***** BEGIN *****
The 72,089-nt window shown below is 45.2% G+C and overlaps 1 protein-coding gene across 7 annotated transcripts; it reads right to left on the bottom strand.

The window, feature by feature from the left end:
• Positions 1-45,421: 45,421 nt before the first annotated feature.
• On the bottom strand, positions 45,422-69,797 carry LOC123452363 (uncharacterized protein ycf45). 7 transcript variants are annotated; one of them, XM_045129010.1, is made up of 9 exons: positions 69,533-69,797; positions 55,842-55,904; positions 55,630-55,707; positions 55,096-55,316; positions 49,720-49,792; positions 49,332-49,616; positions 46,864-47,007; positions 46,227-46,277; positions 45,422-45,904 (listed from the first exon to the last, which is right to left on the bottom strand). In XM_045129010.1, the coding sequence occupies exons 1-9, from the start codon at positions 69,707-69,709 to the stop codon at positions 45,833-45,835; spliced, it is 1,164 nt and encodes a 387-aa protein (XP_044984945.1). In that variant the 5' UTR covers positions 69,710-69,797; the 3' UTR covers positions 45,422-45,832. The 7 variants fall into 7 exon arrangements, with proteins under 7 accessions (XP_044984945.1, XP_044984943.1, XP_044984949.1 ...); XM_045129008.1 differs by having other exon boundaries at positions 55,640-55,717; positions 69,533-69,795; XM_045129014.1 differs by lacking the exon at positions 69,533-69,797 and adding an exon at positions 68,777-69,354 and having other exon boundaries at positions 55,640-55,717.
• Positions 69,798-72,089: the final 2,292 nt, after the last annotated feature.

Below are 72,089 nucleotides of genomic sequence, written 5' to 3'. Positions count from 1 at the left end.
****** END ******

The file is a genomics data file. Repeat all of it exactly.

The 72,089-nt window shown below is 45.2% G+C and overlaps 1 protein-coding gene across 7 annotated transcripts; it reads right to left on the bottom strand.

The window, feature by feature from the left end:
• Positions 1-45,421: 45,421 nt before the first annotated feature.
• On the bottom strand, positions 45,422-69,797 carry LOC123452363 (uncharacterized protein ycf45). 7 transcript variants are annotated; one of them, XM_045129010.1, is made up of 9 exons: positions 69,533-69,797; positions 55,842-55,904; positions 55,630-55,707; positions 55,096-55,316; positions 49,720-49,792; positions 49,332-49,616; positions 46,864-47,007; positions 46,227-46,277; positions 45,422-45,904 (listed from the first exon to the last, which is right to left on the bottom strand). In XM_045129010.1, the coding sequence occupies exons 1-9, from the start codon at positions 69,707-69,709 to the stop codon at positions 45,833-45,835; spliced, it is 1,164 nt and encodes a 387-aa protein (XP_044984945.1). In that variant the 5' UTR covers positions 69,710-69,797; the 3' UTR covers positions 45,422-45,832. The 7 variants fall into 7 exon arrangements, with proteins under 7 accessions (XP_044984945.1, XP_044984943.1, XP_044984949.1 ...); XM_045129008.1 differs by having other exon boundaries at positions 55,640-55,717; positions 69,533-69,795; XM_045129014.1 differs by lacking the exon at positions 69,533-69,797 and adding an exon at positions 68,777-69,354 and having other exon boundaries at positions 55,640-55,717.
• Positions 69,798-72,089: the final 2,292 nt, after the last annotated feature.

Below are 72,089 nucleotides of genomic sequence, written 5' to 3'. Positions count from 1 at the left end.